Plus, the fanboy in me is kinda' excited about the casting possibilities…
#28 – "Mrs. America" (Hulu/FX)
Originally set to debut on FX before shifting to Hulu as part of their new "FX on Hulu" deal, Mrs. America tells the story of female conservative leader Phyllis Schlafly's (Cate Blanchett) efforts to crush the Equal Rights Amendment in the 70's. Opposing her are names that would become icons in the march to equality: Gloria Steinem (Rose Byrne), Shirley Chisholm (Uzo Aduba), Bella Abzug (Margo Martindale) and others.
So let me see… historical topic that's as timely today as it's ever been? Check!
Killer line-up of out-spoken actors and actresses (let's not forget Kayli Carter, Ari Graynor, Melanie Lynskey, James Marsden, Sarah Paulson, John Slattery, Jeanne Tripplehorn, Tracey Ullman, Elizabeth Banks, and Niecy Nash)? Check!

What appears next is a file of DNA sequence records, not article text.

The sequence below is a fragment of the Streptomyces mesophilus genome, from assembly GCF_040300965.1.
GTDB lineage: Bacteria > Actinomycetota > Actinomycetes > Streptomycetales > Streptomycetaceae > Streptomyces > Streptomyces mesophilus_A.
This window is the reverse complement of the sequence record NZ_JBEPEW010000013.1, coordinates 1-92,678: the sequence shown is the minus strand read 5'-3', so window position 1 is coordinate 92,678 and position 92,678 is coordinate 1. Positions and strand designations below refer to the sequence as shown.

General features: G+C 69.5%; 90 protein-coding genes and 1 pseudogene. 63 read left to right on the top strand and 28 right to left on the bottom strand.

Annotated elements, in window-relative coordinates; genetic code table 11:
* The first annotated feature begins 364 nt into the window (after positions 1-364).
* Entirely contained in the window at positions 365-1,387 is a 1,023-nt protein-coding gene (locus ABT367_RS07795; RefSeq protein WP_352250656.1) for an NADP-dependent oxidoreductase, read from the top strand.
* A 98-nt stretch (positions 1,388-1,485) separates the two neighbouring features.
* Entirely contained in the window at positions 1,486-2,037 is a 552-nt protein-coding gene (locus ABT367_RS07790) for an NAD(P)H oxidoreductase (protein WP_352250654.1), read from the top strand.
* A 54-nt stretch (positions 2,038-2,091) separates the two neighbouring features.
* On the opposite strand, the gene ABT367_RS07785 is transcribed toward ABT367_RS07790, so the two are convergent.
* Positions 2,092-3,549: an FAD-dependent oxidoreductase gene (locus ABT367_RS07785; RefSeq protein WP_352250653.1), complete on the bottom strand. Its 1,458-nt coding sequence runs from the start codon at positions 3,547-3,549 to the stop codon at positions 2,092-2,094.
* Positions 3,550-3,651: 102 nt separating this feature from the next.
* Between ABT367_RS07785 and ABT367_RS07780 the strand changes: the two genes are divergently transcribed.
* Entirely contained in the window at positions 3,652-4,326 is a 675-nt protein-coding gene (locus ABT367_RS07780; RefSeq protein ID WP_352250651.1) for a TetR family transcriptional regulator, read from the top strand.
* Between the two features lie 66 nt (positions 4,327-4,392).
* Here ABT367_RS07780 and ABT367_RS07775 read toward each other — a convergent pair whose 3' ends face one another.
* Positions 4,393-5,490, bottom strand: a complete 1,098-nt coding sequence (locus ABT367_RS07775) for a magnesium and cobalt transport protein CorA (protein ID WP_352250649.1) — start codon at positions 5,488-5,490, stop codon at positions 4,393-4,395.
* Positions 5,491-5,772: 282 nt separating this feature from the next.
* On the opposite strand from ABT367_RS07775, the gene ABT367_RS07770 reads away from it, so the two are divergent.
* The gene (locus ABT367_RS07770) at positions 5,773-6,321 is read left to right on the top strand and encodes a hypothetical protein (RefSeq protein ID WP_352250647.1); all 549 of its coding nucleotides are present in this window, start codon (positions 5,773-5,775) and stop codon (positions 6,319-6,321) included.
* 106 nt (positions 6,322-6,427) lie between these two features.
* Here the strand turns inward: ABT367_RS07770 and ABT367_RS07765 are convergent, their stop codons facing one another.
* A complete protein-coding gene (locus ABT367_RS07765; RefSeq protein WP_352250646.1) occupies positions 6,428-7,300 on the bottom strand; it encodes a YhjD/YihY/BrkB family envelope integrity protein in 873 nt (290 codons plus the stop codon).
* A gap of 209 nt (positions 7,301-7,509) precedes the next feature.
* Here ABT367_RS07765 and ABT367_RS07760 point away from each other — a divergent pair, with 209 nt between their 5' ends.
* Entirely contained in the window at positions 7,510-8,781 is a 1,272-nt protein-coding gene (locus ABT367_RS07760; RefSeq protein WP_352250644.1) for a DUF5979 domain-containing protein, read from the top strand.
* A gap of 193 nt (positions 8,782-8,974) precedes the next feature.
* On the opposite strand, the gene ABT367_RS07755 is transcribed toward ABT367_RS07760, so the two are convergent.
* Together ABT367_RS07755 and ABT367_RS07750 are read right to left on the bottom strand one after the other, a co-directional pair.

Premiering during a volatile election year? Check!
Wouldn't be the first time television influenced an election… won't be the last time this topic comes up on our countdown, either.
#27 – "Little Fires Everywhere" (Hulu)
Let me start by saying that Reese Witherspoon and Kerry Washington will always find ways to leave their bloody best on the stage (so to speak), even if it's a film or series I'm not a huge fan of overall (Apple TV+'s The Morning Show feels like a weak mashup of The West Wing and The Newsroom). But Celeste Ng's novel of the same name contains more than enough dramatic shifts to keep viewers tuned to the twisted fates of Witherspoon's Elena and Washington's as Mia.